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Archive for October 29th, 2007

If we spend a large portion of our waking day in some job or career activity, then it makes sense that work must play a significant role in our satisfaction “system.” And it does. Studies show humans derive a significant amount of satisfaction (and some dissatisfaction) from their work environment.

In fact, some people derive most of their satisfaction and stimulation from work. The 32-year-old entrepreneur with $100 million in the bank and a mansion in Silicon Valley. Or the lawyer who puts in 80-hour work weeks to become a partner. These people are not satisfied unless they are spending every minute of every waking day in pursuit of some job or career goal.

Are they unhappy? Not necessarily. For them, if they know that work is a major source of satisfaction, then pursuing that “pleasure” reinforces their behavior and continues to contribute to their overall level of satisfaction and happiness.

But there are two dangers. First, this pursuit can run into conflict with other potential sources of satisfaction (especially those associated with relationships). Second, the individual might assume incorrectly that those around him or her should obtain the same level of satisfaction that he or she derives from work and when they don’t — there’s likely conflict.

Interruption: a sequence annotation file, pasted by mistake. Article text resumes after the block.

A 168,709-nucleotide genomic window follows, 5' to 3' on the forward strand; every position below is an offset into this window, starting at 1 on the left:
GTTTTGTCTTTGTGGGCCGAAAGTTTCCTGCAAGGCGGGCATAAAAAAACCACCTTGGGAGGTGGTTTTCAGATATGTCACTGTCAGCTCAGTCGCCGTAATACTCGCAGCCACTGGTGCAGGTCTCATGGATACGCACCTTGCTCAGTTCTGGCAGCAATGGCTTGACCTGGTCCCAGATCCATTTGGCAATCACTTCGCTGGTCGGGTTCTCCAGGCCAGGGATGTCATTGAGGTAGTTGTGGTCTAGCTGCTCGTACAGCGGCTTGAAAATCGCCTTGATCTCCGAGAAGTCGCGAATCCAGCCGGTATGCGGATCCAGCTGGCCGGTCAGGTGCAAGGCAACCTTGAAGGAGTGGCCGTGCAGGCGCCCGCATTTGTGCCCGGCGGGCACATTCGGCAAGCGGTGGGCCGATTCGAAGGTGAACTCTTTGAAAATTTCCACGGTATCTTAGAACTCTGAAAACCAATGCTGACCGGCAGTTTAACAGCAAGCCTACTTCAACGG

There’s nothing inherently “wrong” with making one’s work THE primary source of satisfaction. Chances are good that singlemindedness will result in successful outcomes, therefore increasing the likelihood of even greater satisfactions. But if that work is one’s only life pursuit and he or she is still not very satisfied, then there might be something wrong with that picture.

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